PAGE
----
Vouchers and Votes
in the Keystone State

By Zach Postone and Jonathan Tarleton
June 2017

The Housing Choice Voucher program is the largest form of rental assistance for low-income families in the U.S. Despite its reputation as urban-focused, vouchers serve families in almost every county in Pennsylvania—rural and urban. But as with all forms of housing assistance, the need greatly exceeds supply.

Where do the unserved families live? How well is the need for vouchers met in each county?

High housing costs are a burden to families across Pennsylvania.

Today, low-income households across rural and urban Pennsylvania struggle with the cost of housing. The state sits at the crux of national and local trends, including rising rents in cities and rural price booms spurred by the shale drilling industry.

More money spent on simple shelter means less for food, education, or savings for a rainy day. It also means greater vulnerability to bad breaks, when an illness or a factory closing could end in a family’s homelessness.

Vouchers are a key part of making housing attainable for more people.

Housing Choice Vouchers are an important tool for relieving this burden. Vouchers allow households earning less than 50% of the Area Median Income (approximately $29,600 for a family of three in Pennsylvania) to pay 30% of their monthly income for a reasonably priced apartment on the private market. The federal government, by way of local housing authorities, pays the rest. In Pennsylvania, the program makes housing affordable for over 176,500 people in 78,000 households.

Rural communities depend on vouchers, too.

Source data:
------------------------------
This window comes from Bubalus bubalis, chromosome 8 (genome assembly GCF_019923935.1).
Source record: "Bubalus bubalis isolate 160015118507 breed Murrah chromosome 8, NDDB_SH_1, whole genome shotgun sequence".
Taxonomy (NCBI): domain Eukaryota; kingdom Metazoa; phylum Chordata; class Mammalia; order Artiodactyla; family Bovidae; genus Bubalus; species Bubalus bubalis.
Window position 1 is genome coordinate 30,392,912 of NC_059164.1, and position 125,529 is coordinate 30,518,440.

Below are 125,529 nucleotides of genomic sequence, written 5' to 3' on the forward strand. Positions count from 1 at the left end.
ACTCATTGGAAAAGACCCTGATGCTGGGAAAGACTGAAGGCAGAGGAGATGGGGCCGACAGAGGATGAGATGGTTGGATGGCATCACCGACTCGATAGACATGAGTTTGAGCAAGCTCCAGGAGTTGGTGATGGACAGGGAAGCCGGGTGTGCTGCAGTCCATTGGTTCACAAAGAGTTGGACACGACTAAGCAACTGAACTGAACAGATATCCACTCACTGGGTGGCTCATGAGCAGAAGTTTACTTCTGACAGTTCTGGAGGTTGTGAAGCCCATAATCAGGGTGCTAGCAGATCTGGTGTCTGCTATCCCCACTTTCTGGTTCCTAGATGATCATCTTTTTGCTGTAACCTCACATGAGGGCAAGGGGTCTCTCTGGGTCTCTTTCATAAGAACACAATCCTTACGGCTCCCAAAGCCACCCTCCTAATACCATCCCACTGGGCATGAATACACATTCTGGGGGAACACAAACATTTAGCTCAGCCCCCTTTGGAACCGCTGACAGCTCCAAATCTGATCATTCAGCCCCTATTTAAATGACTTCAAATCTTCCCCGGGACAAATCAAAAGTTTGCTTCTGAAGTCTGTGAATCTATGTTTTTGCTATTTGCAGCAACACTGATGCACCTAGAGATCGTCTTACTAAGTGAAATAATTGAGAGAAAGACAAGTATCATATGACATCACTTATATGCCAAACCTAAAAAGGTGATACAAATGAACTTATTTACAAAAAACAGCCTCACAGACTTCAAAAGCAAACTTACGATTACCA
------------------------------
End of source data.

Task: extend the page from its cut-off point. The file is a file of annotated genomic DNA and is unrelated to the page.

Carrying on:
The program is often considered a primarily urban one. More vouchers are concentrated in cities due to their larger populations. But vouchers are used in almost every county of Pennsylvania. Many rural counties receive as many or more vouchers in proportion to the total number of families living there. Potter and Fulton counties, both predominantly rural, rival Philadelphia in how many vouchers they receive relative to their total households.

The voucher program’s service of both rural and urban areas contradict popular narratives explaining a supposedly deep divide between rural and urban America—a divide used to explain Donald Trump’s rise to the presidency. Part of that divide is said to stem from government programs that fail to address the needs of voters outside metropolitan areas. Yet across the state, all counties have extremely high proportions of households that are eligible for vouchers but remain unserved. Counties that went to Trump stand to lose the same deeply needed support that urban areas would under the administration's housing agenda.

A crucial housing program for low-income renters appears to be threatened under the new administration.

Pennsylvania's unexpected turn toward Donald Trump helped marshal in a new era of uncertainty for federal housing policy. While Housing Choice Vouchers have long enjoyed bipartisan support, both Trump and HUD Secretary Ben Carson have railed against federal aid for low-income communities and proposed dramatic cuts to housing programs. The most recent federal budget failed to sustain funding for the current number of vouchers. Authorities across the country have closed their voucher waiting lists and even revoked vouchers in anticipation of decreased funding.

Existing Housing Choice Vouchers can’t meet the high need for housing assistance across Pennsylvania.

Even if the current voucher stock is maintained, that still leaves over 700,000 households across the state—approximately 1.5 million people—that are eligible and not receiving either a voucher or federal rental assistance through public housing or project-based Section 8 housing. Federal funding only serves 21% of Pennsylvania families that need a voucher. Wait lists for receiving a voucher can stretch for up to 10 years. And that's if you can even get a spot on a list; many remain closed to new additions for years at a time.

Click any county to explore the balance of served and unserved eligible households. (Best viewed on a standard computer screen.)

Where do the unserved families live? How well is the need for vouchers met in each county? How many vouchers could be put to use where you live and work to provide stable housing for your neighbors?